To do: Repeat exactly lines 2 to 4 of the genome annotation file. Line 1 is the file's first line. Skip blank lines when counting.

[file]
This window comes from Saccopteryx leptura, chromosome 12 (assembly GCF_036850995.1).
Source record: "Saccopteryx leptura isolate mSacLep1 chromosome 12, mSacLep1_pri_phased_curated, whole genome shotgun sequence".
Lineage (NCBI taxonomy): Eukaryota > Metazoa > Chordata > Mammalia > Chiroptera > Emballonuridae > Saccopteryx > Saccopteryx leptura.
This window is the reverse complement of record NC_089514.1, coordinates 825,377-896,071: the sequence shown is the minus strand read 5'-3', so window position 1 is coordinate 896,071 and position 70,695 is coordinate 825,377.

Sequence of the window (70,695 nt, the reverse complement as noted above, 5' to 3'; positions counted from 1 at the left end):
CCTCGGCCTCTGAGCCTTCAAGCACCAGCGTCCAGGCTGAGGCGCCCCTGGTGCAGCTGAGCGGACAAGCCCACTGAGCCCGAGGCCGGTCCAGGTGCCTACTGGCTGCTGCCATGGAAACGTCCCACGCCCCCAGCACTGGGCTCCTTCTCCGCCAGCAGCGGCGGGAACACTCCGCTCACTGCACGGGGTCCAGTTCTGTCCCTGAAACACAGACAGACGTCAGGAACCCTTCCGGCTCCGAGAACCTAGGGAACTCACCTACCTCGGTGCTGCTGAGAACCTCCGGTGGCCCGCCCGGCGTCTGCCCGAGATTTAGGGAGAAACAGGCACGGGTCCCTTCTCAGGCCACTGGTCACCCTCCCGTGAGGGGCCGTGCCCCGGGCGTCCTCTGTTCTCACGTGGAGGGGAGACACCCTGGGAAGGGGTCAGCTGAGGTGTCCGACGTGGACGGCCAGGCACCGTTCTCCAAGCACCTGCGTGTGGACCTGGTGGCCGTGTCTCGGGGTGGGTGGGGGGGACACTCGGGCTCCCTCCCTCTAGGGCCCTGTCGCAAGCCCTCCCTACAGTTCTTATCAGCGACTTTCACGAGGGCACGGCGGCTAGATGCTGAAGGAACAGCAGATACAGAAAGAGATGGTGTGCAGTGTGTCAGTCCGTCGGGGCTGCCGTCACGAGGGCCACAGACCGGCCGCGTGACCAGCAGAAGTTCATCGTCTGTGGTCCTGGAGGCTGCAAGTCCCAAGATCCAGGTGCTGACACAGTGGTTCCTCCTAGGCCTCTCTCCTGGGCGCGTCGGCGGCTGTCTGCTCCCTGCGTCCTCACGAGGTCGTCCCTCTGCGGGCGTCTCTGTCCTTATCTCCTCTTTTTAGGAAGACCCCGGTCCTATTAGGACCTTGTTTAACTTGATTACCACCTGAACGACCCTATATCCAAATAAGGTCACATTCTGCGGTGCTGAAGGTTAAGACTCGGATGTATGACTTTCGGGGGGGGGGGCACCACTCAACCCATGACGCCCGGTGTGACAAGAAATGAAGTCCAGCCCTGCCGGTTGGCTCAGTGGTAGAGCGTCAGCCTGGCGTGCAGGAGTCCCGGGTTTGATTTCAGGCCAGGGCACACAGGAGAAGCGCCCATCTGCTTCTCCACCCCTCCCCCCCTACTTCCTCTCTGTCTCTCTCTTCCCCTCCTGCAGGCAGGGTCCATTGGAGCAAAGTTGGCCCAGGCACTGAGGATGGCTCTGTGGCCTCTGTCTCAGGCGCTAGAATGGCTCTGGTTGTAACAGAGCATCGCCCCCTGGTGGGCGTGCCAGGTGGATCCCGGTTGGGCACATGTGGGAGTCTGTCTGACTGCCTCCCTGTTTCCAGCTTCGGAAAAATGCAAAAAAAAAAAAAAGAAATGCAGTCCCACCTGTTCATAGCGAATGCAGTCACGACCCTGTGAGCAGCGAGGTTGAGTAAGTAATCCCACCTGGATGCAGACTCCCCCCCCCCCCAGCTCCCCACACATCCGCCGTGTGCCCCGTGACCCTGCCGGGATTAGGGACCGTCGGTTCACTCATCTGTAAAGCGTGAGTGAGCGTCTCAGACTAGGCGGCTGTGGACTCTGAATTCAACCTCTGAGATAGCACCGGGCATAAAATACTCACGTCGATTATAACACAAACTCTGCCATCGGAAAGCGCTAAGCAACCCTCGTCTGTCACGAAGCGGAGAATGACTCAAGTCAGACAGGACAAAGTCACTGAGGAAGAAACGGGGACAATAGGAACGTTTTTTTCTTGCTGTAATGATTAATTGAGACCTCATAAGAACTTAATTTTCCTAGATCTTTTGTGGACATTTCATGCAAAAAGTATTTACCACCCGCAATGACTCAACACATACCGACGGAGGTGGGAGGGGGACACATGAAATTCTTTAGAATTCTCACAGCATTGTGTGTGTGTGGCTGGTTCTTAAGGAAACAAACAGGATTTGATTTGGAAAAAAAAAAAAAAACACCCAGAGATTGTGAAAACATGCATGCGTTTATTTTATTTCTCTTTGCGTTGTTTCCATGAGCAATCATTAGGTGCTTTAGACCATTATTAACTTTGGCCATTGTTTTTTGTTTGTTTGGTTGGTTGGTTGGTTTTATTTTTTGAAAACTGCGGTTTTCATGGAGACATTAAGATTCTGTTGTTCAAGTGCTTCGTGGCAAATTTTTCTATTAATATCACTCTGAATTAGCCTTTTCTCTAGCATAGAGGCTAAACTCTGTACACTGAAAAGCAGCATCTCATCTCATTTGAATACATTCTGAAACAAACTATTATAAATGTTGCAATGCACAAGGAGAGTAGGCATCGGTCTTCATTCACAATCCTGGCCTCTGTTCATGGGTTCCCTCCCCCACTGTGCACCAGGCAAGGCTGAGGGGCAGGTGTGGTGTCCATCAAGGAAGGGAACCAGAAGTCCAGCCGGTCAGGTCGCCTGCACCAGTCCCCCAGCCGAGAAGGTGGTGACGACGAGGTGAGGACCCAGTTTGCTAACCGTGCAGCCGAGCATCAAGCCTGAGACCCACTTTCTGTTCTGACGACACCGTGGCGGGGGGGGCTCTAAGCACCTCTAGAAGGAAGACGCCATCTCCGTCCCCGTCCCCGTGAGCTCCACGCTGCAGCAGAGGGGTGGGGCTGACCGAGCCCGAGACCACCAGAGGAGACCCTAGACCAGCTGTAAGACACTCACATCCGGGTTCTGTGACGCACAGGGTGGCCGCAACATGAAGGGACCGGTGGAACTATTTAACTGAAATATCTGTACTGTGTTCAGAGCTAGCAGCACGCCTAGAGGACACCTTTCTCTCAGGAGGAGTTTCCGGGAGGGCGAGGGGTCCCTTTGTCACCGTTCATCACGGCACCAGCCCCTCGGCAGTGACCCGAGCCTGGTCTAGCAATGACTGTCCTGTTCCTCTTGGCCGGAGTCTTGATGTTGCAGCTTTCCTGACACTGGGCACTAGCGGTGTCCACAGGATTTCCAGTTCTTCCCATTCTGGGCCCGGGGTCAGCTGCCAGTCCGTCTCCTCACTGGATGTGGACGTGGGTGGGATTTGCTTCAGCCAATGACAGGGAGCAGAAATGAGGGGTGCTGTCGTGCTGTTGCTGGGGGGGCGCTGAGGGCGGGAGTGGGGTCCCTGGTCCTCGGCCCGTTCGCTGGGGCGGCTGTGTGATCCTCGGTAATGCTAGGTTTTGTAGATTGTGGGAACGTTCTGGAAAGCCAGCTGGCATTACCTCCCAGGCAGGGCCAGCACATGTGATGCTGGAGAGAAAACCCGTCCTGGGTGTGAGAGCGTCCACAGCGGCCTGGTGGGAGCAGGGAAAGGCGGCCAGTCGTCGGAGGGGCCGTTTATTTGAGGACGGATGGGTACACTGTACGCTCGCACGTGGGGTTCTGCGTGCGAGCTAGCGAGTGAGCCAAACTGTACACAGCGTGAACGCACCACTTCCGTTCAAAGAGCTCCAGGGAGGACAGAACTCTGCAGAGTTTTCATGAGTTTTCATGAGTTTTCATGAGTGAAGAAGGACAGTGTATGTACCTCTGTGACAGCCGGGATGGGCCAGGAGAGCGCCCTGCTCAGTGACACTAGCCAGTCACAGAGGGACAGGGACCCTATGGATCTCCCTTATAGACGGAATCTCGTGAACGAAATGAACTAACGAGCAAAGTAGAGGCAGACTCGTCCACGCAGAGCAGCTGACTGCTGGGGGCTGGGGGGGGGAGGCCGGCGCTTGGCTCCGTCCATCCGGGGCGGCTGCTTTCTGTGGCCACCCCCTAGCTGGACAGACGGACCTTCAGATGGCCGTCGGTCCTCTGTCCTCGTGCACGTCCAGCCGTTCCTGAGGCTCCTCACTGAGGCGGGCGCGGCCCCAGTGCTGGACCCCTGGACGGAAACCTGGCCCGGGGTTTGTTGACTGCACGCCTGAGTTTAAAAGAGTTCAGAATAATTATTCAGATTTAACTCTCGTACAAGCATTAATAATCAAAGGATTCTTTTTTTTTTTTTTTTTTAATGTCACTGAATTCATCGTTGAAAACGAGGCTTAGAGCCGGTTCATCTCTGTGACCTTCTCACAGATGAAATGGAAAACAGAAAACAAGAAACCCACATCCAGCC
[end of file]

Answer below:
Source record: "Saccopteryx leptura isolate mSacLep1 chromosome 12, mSacLep1_pri_phased_curated, whole genome shotgun sequence".
Lineage (NCBI taxonomy): Eukaryota > Metazoa > Chordata > Mammalia > Chiroptera > Emballonuridae > Saccopteryx > Saccopteryx leptura.
This window is the reverse complement of record NC_089514.1, coordinates 825,377-896,071: the sequence shown is the minus strand read 5'-3', so window position 1 is coordinate 896,071 and position 70,695 is coordinate 825,377.